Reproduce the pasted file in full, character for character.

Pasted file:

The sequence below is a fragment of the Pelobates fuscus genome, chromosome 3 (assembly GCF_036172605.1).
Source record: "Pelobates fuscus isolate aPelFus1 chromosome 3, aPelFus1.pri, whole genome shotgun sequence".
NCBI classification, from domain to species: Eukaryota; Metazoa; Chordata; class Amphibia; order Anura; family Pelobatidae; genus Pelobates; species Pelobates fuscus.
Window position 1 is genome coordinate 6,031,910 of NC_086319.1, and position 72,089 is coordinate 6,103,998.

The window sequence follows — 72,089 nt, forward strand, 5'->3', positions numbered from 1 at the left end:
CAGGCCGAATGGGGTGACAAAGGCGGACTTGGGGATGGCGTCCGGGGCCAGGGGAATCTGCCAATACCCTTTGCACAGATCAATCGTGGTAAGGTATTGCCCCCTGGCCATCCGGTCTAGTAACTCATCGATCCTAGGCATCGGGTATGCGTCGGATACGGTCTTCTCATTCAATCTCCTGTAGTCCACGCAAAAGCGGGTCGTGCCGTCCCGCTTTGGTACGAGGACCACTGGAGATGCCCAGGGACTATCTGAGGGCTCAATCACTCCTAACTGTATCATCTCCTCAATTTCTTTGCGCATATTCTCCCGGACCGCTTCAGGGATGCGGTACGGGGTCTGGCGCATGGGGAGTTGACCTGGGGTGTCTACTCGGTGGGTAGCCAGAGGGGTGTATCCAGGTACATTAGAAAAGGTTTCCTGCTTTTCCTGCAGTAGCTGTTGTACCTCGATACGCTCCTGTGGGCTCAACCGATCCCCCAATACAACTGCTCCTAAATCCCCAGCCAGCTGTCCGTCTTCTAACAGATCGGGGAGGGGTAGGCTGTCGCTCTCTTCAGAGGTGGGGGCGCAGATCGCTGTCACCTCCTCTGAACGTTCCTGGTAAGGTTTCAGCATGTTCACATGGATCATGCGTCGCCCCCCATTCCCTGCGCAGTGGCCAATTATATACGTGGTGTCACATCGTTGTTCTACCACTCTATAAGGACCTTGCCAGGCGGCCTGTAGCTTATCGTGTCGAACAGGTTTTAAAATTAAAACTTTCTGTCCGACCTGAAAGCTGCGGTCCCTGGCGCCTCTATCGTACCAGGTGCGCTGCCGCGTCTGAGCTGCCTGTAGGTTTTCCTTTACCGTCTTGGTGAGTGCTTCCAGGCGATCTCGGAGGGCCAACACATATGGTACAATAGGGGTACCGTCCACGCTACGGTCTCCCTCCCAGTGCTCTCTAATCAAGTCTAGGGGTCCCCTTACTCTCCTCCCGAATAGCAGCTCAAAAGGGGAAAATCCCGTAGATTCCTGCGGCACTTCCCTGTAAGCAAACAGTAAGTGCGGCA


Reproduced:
The sequence below is a fragment of the Pelobates fuscus genome, chromosome 3 (assembly GCF_036172605.1).
Source record: "Pelobates fuscus isolate aPelFus1 chromosome 3, aPelFus1.pri, whole genome shotgun sequence".
NCBI classification, from domain to species: Eukaryota; Metazoa; Chordata; class Amphibia; order Anura; family Pelobatidae; genus Pelobates; species Pelobates fuscus.
Window position 1 is genome coordinate 6,031,910 of NC_086319.1, and position 72,089 is coordinate 6,103,998.

The window sequence follows — 72,089 nt, forward strand, 5'->3', positions numbered from 1 at the left end:
CAGGCCGAATGGGGTGACAAAGGCGGACTTGGGGATGGCGTCCGGGGCCAGGGGAATCTGCCAATACCCTTTGCACAGATCAATCGTGGTAAGGTATTGCCCCCTGGCCATCCGGTCTAGTAACTCATCGATCCTAGGCATCGGGTATGCGTCGGATACGGTCTTCTCATTCAATCTCCTGTAGTCCACGCAAAAGCGGGTCGTGCCGTCCCGCTTTGGTACGAGGACCACTGGAGATGCCCAGGGACTATCTGAGGGCTCAATCACTCCTAACTGTATCATCTCCTCAATTTCTTTGCGCATATTCTCCCGGACCGCTTCAGGGATGCGGTACGGGGTCTGGCGCATGGGGAGTTGACCTGGGGTGTCTACTCGGTGGGTAGCCAGAGGGGTGTATCCAGGTACATTAGAAAAGGTTTCCTGCTTTTCCTGCAGTAGCTGTTGTACCTCGATACGCTCCTGTGGGCTCAACCGATCCCCCAATACAACTGCTCCTAAATCCCCAGCCAGCTGTCCGTCTTCTAACAGATCGGGGAGGGGTAGGCTGTCGCTCTCTTCAGAGGTGGGGGCGCAGATCGCTGTCACCTCCTCTGAACGTTCCTGGTAAGGTTTCAGCATGTTCACATGGATCATGCGTCGCCCCCCATTCCCTGCGCAGTGGCCAATTATATACGTGGTGTCACATCGTTGTTCTACCACTCTATAAGGACCTTGCCAGGCGGCCTGTAGCTTATCGTGTCGAACAGGTTTTAAAATTAAAACTTTCTGTCCGACCTGAAAGCTGCGGTCCCTGGCGCCTCTATCGTACCAGGTGCGCTGCCGCGTCTGAGCTGCCTGTAGGTTTTCCTTTACCGTCTTGGTGAGTGCTTCCAGGCGATCTCGGAGGGCCAACACATATGGTACAATAGGGGTACCGTCCACGCTACGGTCTCCCTCCCAGTGCTCTCTAATCAAGTCTAGGGGTCCCCTTACTCTCCTCCCGAATAGCAGCTCAAAAGGGGAAAATCCCGTAGATTCCTGCGGCACTTCCCTGTAAGCAAACAGTAAGTGCGGCA